Indeed, at that time in my fledgling Catalan career, equipped with an apocalyptic hangover having drunk a toxic amount of tequila, I was simply unable to string two words of Spanish together – let alone a sentence. I remember giving in to the pain fairly swiftly on said occasion and accepting that words were not destined to leave my mouth that day, in any language for that matter. I was well and truly hurting. Yet, back to the present day – or thereabouts – and I now have a barometer of sorts to measure the quality of my spoken Spanish. My capability to speak the language after my recent night of tequila consumption dropped far less than on that initial occasion. Therefore, with the independent variable of my consumption of [an unspecified amount of] tequila and the dependent variable of my level of spoken Spanish, I can accurately conclude that my Spanish has improved. All I have to do is look to the results! Whether or not I specifically needed the independent variable of tequila-drinking to formally examine the extent of my improvement is a question which, for the time being, remains unanswered (does it, really, Dan…?). What I can at least say for sure is that, in terms of the tequila and its attempts to foil me in my own attempts of speaking decent Spanish, I have come, I have seen and I have conquered.

My vanquished foe

My vanquished foe

The sad truth for me is that this merely represents a victory in a minor battle in what is sure to be long and hard-fought war against this vicious Mexican beverage. I am almost certain to continue drinking it, despite my better judgment, and it will no doubt leave me in a sorry heap on each and every day after the night before. So this is a victory that I will savour and will be sure to look to with fondness in my more desperate of moments, when all points to tequila holding the upper hand. The war rages on but, for the time being at least, I have the spoils of my triumphant battle to enjoy.



Dan Reaches the Top of Barcelona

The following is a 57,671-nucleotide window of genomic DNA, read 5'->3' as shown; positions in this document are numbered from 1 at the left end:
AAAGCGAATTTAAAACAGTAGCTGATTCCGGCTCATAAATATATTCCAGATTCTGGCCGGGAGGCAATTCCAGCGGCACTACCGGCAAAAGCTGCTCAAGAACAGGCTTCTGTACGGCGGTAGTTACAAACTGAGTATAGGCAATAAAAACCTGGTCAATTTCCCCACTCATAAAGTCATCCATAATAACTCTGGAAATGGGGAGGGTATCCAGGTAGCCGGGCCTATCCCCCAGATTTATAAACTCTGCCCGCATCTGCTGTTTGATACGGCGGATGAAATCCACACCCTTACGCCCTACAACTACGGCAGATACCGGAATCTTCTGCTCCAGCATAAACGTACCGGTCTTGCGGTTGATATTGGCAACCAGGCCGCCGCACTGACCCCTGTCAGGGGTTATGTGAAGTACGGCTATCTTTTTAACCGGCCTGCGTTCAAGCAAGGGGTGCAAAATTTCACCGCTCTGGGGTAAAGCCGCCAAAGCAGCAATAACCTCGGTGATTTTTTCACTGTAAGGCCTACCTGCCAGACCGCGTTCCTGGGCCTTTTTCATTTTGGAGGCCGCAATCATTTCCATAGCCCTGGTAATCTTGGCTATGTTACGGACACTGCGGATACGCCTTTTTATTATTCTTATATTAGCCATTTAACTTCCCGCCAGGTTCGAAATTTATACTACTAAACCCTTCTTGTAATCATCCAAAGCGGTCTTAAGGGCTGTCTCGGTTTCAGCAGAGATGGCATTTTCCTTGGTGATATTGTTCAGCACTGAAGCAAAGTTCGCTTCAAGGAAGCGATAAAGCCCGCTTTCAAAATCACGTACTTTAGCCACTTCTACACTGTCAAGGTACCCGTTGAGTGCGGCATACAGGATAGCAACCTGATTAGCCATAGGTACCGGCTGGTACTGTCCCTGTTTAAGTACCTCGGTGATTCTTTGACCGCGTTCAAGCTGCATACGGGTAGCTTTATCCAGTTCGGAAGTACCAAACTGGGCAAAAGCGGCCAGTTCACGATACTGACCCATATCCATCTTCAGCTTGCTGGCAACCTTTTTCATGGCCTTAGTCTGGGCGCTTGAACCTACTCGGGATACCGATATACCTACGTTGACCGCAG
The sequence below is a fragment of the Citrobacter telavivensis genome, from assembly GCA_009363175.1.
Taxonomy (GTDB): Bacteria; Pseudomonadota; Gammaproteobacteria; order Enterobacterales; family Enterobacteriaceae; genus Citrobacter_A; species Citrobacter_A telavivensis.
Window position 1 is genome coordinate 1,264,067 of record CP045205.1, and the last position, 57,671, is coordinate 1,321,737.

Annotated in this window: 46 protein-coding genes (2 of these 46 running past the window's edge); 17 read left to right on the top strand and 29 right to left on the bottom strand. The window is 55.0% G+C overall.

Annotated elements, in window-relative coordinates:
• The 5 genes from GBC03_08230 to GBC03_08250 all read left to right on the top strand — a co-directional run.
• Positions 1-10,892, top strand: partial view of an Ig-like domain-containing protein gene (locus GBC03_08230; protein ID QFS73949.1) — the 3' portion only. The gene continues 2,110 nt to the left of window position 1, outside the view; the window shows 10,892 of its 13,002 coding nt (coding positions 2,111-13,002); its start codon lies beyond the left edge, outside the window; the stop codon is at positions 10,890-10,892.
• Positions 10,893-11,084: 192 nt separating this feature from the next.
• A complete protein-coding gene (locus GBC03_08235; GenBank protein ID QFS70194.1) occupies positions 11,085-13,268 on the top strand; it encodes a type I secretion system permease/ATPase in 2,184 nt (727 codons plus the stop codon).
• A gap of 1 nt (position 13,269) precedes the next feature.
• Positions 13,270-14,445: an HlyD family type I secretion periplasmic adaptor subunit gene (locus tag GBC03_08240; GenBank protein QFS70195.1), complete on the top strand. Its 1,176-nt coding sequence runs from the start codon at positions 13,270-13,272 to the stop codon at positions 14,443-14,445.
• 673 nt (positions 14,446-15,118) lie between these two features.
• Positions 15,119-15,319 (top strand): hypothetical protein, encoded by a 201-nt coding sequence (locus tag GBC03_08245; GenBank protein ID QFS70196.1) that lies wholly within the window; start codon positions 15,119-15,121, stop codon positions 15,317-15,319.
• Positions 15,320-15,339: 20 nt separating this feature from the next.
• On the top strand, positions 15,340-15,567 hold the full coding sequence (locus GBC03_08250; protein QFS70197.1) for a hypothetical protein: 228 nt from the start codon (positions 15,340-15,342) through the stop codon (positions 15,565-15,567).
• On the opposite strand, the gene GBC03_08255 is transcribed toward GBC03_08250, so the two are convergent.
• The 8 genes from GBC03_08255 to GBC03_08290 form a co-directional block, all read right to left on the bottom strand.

DISCLAIMER: In the latest instalment of Dan Makes a Friend Called Spain, Daniel writes in a far more sentimental fashion than that to which he is accustomed. Snide remarks come at a premium and he may even make the odd comment that is commonly regarded as ‘cute’. For this, he can only apologise but he did really have a very nice day on Sunday 9th March 2014. That which follows in this blog entry is a detailed account of a walk that Daniel took around the city of Barcelona. And some other stuff. On a side note, he would like to inform you that his legs now somewhat ache. Soon, you might just understand why…

Ladies and gentlemen, boys and girls, I had a truly excellent day yesterday. A very tiring day at that, but my fatigue did not at all detract any enjoyment from what turned out to be a fine Sunday in Spain. As I opened the blinds of my bedroom window in the morning, I noticed that the weather was great; the sun was shining, the passers-by were out in force, donning T-shirts and sunglasses, and there was but a cloud in the sky. Having spent all of Saturday sat at home watching football – a perfectly good experience in itself, as Chelsea thrashed an amazingly hapless Spurs side at Stamford Bridge – I knew that today would be my day. Today I would leave my flat (and return at a later hour, I don’t mean to imply that I would be gone forever). Quickly, I decided upon going for a walk. Now, generally speaking, I do not ‘go for walks’. If and when I walk, I do so with purpose, with a destination in mind. I have never been one to simply step outside and see where the wind blows me. But on this Sunday morning, that is exactly what I did. Oh, how Spain has changed me.